By: Richard Paul Evans
Dear Friends, please help me get this letter to the person who needs it
by sharing it on your Facebook page, email and Twitter. Thank you.
I was very much disheartened by your anonymous letter. I was saddened that you hadn’t the courage to include your name so I could help you understand the truth. Since I must believe that you wouldn’t possibly “friend” a “man like me” on your Facebook page, I can only hope that someone you know shares this post on their site and that God guides you to this letter.
I came to your church to tell you about God’s love for His children and to talk about the beauty of His forgiveness. I don’t think you heard me. Or, at least, believed me. You wrote in your letter that I “had no place in a house of God, as I was clearly a sinful man” and that my sins were “manifested across my face, revealed by my many facial tics”.
Yes, no doubt I am, like most of God’s children, a sinner. But the tics you saw on my face were not from sin. They come from a neurological disorder called Tourette’s Syndrome. I was born this way. I cannot stop them.
Sadly, as a boy, I would have believed you that I was bad. My mother got mad at me that day my first tic manifested–a painful, constant shrugging. And, though I was only 8-years-old, I felt guilty for disobeying her when she told me to stop. As a 9-year-old I thought that maybe, if I was a good enough boy and I had enough faith, I could be cured of my tics. But they wouldn’t go away, so I thought that my abnormality must be my fault.
One time a church leader came to speak at my church. I was told that he was someone important. I remembered the Bible story of the woman touching Jesus’s garment and being healed. I thought that maybe if I shook this man’s hand I might be healed. So I waited in line. And I shook his hand. But my tics remained.
Earlier that summer, my family had moved to Utah and I had ridden a school bus to an overnight camp called Mill Hollow. Some of the children on the bus noticed my tics and one of them called me a “freak”. As I got off the bus, a scared child in a strange place, a group of children surrounded me to get a better look. And I was ticking like crazy, not because I was a sinner, but because I was afraid and humiliated.
Your letter reminded me a little of that day. Only I am no longer that naïve, helpless little boy. I now know that there are hundreds of thousands of us with behavioral disorders. And what you, or even a million deluded people like you, might say, doesn’t affect me anymore. I have moved on. I have a beautiful life, a beautiful family and home. I have seen the world. I have danced in the White House and spoken to audiences of thousands. Millions of people have read my books. I have built shelters that have housed thousands of abused children. And I still tic.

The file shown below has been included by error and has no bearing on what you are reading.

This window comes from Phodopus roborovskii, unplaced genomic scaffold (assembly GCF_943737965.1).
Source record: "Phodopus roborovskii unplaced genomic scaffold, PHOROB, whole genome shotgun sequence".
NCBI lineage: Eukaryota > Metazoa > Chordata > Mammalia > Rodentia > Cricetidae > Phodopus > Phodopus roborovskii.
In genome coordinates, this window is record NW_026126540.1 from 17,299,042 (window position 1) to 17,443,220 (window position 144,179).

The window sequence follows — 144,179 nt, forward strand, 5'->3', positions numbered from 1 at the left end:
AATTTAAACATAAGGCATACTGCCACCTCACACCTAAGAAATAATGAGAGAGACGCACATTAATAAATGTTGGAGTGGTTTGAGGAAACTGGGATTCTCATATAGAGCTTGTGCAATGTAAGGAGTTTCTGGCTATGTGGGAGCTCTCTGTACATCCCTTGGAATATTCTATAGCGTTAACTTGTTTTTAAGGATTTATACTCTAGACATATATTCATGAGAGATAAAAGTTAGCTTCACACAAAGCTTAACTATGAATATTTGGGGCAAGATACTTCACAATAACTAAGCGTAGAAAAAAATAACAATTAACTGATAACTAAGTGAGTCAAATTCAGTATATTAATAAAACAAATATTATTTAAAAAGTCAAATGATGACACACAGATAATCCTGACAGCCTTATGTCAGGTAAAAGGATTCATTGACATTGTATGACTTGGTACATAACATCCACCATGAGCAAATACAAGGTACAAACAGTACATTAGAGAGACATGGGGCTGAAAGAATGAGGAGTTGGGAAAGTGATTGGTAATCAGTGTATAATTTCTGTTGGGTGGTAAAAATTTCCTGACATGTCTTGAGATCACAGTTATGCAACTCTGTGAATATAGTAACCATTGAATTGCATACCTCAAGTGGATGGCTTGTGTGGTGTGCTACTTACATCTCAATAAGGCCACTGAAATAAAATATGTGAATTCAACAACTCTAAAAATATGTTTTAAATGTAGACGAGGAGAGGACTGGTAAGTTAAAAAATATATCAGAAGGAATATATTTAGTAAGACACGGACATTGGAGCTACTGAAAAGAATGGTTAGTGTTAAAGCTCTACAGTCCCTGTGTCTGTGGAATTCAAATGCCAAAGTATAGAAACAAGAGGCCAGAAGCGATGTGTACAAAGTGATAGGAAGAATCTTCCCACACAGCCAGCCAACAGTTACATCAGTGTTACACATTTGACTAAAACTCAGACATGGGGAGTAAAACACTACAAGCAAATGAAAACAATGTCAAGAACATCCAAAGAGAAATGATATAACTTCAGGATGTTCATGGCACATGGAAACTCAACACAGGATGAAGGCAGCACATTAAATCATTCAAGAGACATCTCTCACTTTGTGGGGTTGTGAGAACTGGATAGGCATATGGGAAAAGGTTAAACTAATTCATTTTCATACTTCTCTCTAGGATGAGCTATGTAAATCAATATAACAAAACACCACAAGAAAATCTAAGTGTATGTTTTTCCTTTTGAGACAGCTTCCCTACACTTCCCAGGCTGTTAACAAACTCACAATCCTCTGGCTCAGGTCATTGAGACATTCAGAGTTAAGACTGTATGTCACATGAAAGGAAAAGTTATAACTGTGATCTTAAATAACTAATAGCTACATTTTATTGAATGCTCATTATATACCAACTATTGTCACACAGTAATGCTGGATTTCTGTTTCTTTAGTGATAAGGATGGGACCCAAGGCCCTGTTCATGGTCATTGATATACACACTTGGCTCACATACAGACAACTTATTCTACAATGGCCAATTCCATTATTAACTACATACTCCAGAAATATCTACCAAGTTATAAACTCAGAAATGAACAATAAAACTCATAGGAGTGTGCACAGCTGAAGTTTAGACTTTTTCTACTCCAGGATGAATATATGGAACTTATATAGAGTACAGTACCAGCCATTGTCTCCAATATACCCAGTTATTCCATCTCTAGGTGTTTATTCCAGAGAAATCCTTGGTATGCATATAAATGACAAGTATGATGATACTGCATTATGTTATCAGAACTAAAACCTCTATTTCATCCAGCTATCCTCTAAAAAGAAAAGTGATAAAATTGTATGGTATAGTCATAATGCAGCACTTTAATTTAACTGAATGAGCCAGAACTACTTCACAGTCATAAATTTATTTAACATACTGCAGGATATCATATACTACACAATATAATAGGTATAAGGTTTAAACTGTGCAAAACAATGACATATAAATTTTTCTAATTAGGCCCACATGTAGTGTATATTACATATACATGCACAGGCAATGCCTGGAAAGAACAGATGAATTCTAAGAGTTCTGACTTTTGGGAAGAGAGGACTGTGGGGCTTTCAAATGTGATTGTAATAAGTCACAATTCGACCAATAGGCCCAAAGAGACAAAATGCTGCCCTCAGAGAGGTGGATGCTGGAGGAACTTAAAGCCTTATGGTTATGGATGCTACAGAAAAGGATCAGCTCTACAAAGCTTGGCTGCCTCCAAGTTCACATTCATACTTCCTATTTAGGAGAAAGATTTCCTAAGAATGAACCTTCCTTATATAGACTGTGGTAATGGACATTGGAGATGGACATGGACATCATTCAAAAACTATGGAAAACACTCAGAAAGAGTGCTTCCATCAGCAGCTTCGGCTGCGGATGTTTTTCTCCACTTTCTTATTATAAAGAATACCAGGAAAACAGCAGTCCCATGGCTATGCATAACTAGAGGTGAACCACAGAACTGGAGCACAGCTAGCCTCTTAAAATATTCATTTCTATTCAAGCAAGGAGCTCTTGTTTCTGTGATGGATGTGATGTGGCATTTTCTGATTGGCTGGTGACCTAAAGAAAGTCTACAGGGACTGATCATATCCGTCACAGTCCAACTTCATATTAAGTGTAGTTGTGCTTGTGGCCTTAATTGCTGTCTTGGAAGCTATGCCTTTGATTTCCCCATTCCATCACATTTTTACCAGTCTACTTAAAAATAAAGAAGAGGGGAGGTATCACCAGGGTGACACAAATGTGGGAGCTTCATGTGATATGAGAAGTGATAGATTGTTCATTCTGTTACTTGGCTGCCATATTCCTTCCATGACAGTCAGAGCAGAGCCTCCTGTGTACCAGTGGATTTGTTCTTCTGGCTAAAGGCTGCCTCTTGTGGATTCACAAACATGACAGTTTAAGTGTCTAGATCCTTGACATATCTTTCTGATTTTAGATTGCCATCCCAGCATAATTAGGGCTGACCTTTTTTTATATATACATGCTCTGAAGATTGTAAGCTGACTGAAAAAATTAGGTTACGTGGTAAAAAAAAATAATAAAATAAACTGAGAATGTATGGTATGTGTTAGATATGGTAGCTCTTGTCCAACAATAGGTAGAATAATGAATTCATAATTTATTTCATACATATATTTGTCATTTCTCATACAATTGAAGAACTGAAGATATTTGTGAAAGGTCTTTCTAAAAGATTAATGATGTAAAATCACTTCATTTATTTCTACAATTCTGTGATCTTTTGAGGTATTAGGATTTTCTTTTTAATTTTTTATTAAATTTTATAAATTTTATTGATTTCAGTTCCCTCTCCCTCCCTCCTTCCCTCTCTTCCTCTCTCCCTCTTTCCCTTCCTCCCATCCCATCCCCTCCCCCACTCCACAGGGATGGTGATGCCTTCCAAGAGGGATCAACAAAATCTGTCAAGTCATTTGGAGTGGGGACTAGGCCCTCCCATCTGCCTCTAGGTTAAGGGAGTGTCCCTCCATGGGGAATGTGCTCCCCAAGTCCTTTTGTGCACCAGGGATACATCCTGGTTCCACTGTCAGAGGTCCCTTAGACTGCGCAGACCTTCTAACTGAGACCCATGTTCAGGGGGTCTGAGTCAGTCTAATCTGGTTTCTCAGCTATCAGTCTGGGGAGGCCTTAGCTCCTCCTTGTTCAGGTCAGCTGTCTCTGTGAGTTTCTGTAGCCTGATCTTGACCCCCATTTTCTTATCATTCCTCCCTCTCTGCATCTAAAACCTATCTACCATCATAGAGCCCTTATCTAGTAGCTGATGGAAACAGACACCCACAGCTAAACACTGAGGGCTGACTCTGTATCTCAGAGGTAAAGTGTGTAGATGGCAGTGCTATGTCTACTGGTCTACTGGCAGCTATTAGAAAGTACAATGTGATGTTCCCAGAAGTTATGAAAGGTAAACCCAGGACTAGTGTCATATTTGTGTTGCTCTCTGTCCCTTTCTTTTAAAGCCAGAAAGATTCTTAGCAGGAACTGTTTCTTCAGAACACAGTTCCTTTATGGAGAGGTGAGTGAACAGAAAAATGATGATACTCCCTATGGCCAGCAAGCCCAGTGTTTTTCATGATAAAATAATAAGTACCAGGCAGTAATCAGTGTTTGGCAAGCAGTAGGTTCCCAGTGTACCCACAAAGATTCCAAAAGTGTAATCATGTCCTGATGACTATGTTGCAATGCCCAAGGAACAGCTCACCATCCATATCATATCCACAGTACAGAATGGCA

Sometimes when I tic, my wife will lovingly set her hand on my cheek and ask if I’m okay. It’s very sweet. And it means a lot to me. My children don’t even notice my tics. They only see the father who loves them. The truth of who I am has set me free. It can set you free too. Because with whatever measurement you use to judge, you must judge yourself. And you are using a very crooked and barbed ruler.
In all honesty, I must admit that I was angered by your letter. But not for me. I am far beyond your reach. I am angry for those children who are still trying to figure out who they are: children who are teased and ridiculed and bullied by cruel, self-righteous people like you. I am angered for those sweet, innocent children, who would rather die than show their tics, because you are so eager to let them know how unlovable and imperfect they are. And some of them do take their precious lives. Yes, this makes me very angry.
The other day, at a book signing, a young woman I had never met before, put her arms around me and told me that she loved me. I asked her why. She told me that she had Tourettes and the kids at school made fun of her. But now many of her schoolmates are reading my books and, knowing that I have Tourettes, are now treating her better. I told her that she is not her Tourettes. I told her that I loved her too.
Dear anonymous, I hope you read this letter. I hope it opens your eyes. Or, better yet, your heart. But whether you change or not, remember this: we, the “abnormal” are not the ones to be pitied. The greatest disability is the inability to love those who are different than you. May God bless you with His unfathomable and unconditional love.
Your flawed servant,
Richard Paul Evans, #1 New York Times bestselling author and a man with Tourettes Syndrome.